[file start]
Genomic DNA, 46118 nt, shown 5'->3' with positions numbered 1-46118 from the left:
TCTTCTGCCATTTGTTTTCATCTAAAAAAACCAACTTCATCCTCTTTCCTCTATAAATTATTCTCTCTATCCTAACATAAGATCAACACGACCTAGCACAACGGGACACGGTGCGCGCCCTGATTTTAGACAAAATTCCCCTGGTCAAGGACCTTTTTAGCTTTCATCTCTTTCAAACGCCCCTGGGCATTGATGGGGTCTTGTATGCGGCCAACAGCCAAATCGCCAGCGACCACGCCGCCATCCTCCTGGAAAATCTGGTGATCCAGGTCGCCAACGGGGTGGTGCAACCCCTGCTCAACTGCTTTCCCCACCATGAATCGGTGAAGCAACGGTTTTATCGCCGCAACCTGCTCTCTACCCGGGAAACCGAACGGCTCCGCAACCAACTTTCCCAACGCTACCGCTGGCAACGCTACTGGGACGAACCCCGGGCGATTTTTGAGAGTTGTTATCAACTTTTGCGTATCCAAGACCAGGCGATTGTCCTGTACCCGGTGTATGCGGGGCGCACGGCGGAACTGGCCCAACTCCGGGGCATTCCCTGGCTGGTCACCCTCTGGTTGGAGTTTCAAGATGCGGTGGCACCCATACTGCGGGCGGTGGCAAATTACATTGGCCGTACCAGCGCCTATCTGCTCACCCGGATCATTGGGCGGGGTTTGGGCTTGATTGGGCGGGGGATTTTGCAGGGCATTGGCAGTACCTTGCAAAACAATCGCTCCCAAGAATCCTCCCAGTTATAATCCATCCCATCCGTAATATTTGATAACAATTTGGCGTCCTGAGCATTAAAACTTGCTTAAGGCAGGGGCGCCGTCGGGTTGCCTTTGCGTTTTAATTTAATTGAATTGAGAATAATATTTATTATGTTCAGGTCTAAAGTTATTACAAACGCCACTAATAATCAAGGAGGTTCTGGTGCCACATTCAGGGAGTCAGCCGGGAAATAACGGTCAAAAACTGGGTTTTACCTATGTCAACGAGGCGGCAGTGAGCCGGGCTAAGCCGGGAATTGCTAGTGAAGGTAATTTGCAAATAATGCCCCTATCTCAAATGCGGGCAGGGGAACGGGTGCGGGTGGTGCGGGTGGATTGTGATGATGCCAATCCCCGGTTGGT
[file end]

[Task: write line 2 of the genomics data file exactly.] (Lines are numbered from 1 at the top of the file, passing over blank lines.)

TCTTCTGCCATTTGTTTTCATCTAAAAAAACCAACTTCATCCTCTTTCCTCTATAAATTATTCTCTCTATCCTAACATAAGATCAACACGACCTAGCACAACGGGACACGGTGCGCGCCCTGATTTTAGACAAAATTCCCCTGGTCAAGGACCTTTTTAGCTTTCATCTCTTTCAAACGCCCCTGGGCATTGATGGGGTCTTGTATGCGGCCAACAGCCAAATCGCCAGCGACCACGCCGCCATCCTCCTGGAAAATCTGGTGATCCAGGTCGCCAACGGGGTGGTGCAACCCCTGCTCAACTGCTTTCCCCACCATGAATCGGTGAAGCAACGGTTTTATCGCCGCAACCTGCTCTCTACCCGGGAAACCGAACGGCTCCGCAACCAACTTTCCCAACGCTACCGCTGGCAACGCTACTGGGACGAACCCCGGGCGATTTTTGAGAGTTGTTATCAACTTTTGCGTATCCAAGACCAGGCGATTGTCCTGTACCCGGTGTATGCGGGGCGCACGGCGGAACTGGCCCAACTCCGGGGCATTCCCTGGCTGGTCACCCTCTGGTTGGAGTTTCAAGATGCGGTGGCACCCATACTGCGGGCGGTGGCAAATTACATTGGCCGTACCAGCGCCTATCTGCTCACCCGGATCATTGGGCGGGGTTTGGGCTTGATTGGGCGGGGGATTTTGCAGGGCATTGGCAGTACCTTGCAAAACAATCGCTCCCAAGAATCCTCCCAGTTATAATCCATCCCATCCGTAATATTTGATAACAATTTGGCGTCCTGAGCATTAAAACTTGCTTAAGGCAGGGGCGCCGTCGGGTTGCCTTTGCGTTTTAATTTAATTGAATTGAGAATAATATTTATTATGTTCAGGTCTAAAGTTATTACAAACGCCACTAATAATCAAGGAGGTTCTGGTGCCACATTCAGGGAGTCAGCCGGGAAATAACGGTCAAAAACTGGGTTTTACCTATGTCAACGAGGCGGCAGTGAGCCGGGCTAAGCCGGGAATTGCTAGTGAAGGTAATTTGCAAATAATGCCCCTATCTCAAATGCGGGCAGGGGAACGGGTGCGGGTGGTGCGGGTGGATTGTGATGATGCCAATCCCCGGTTGGT